(b. Chicopee Falls, Mass., 26 March 1850; d. Chicopee Falls, Mass., 22 May 1898)    He was a journalist who wrote Looking Backward: 2000–1887 (1888), which sold over 500,000 copes in its first two years and was the most influential utopian novel ever printed in the US. Bellamy's futuristic social order contained collective ownership of industry, no labor strife, free education, high cultural attainment, equal opportunity for women, no pollution, enlightened programs to rehabilitate criminals, and credit cards instead of money. Bellamy's ideas affected the way that virtually every intellectual, author, and social critic of the Progressive Era viewed American society. Somr consider his greatest legacy was to provide American thinkers with an indigenous alternative to Marxism for use in critiquing urban-industrial society.

Bemis Heights, battle of (N.Y.)

On 7 October 1777, two brigades of Continental infantry (about 2,500) under Brigadier General Benedict Arnold repulsed an assault by 2,000 of Major General John Burgoyne's troops on Major General Horatio Gates's army. US losses: 30 killed, 100 wounded. Estimated British losses: 600. Burgoyne's defeat forced his surrender at nearby Saratoga on 17 October.

Bennington, battle of (Vt.)

 On 17 August 1777 Brigadier General John Stark's 2,600 N.H. militia destroyed Lieutenant Colonel Friedrich Baum's foraging party of 800 Hessians, and then defeated Lieutenant Colonel Francis Breymann's relief force of 600 Hessians. US losses: 30 killed, 50 wounded. Hessian losses: 200 killed, 696 captured (including wounded). The defeat cost Major General John Burgoyne a tenth of his expeditionary force invading N.Y.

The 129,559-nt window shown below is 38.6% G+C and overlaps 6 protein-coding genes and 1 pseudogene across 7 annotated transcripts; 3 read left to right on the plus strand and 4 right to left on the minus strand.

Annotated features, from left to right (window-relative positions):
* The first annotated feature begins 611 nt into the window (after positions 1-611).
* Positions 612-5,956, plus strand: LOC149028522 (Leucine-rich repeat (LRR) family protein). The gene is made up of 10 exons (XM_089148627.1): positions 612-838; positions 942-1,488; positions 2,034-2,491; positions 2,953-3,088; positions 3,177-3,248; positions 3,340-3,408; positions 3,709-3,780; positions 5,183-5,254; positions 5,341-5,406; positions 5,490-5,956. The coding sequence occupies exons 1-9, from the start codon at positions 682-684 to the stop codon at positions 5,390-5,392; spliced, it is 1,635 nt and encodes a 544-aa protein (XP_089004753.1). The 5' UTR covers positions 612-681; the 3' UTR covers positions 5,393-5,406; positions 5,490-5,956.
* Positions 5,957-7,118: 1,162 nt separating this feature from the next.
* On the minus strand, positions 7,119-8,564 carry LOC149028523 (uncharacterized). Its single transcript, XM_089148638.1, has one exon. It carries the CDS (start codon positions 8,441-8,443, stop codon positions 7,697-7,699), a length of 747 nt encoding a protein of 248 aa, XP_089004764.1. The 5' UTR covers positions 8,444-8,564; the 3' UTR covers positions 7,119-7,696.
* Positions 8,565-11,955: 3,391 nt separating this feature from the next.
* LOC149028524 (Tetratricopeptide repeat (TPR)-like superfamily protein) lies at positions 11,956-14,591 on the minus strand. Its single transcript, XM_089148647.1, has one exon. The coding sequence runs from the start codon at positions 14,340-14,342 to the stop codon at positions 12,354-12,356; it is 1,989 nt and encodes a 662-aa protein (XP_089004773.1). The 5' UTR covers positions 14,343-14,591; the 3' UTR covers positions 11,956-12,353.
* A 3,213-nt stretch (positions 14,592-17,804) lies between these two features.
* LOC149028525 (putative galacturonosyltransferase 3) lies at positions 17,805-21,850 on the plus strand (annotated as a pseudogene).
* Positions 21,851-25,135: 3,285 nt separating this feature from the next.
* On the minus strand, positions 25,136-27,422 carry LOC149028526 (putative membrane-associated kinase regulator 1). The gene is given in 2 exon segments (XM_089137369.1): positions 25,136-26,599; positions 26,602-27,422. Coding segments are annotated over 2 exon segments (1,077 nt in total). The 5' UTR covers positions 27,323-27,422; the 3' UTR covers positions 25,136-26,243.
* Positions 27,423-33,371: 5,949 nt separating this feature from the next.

Benton v. Maryland

On 23 June 1969, the Supreme Court extended (6–2) the Fifth Amendment's guarantee against double jeopardy to state courts through the due process clause of the Fourteenth Amendment; it reversed Palko v. Connecticut (6 December 1937), in which the justices held (8–1) that states might try persons twice.

Benton, Thomas Hart

(b. near Hillsboro, N.C., 14 March 1782; d. Washington, D.C., 10 April 1858)    He settled in Tenn., where he opened a law practice in 1806, but left for Mo. after a bar room brawl in which he shot Andrew Jackson and was stabbed five times by Jackson's friends. He was the first US senator to serve thirty consecutive years (1821–51). The antebellum era's fourth-greatest orator (behind Henry Clay, Daniel Webster, and John Calhoun), Benton was the voice of the west. He anticipated the first Homestead Act by proposing annual reductions in the price of public land to 25 cents per acre, until the national domain could be given away free. He was an expansionist who wanted to build national highways and railroads for moving American pioneers west, but opposed taking new territories by war. He became reconciled with Jackson, whom he supported on the Second Bank of the United States and Indian removal. Benton owned slaves, but his failure to defend slavery vigorously was unpopular in Mo. and he lost his Senate seat in 1851.

Berger, Victor Louis

(b. Nieder-Rehbach, Austria, 28 February 1860; d. Milwaukee, Wis., 7 August 1929)    In 1878 Berger emigrated to the US and came to Milwaukee, where he became a journalist. He helped found the Socialist party of America in 1901, and in 1911 became the first Socialist congressman. After being convicted under the Espionage Act, he was twice denied a seat in Congress, but later served six years after the Supreme Court reversed his conviction.

Berle, Adolph Augustus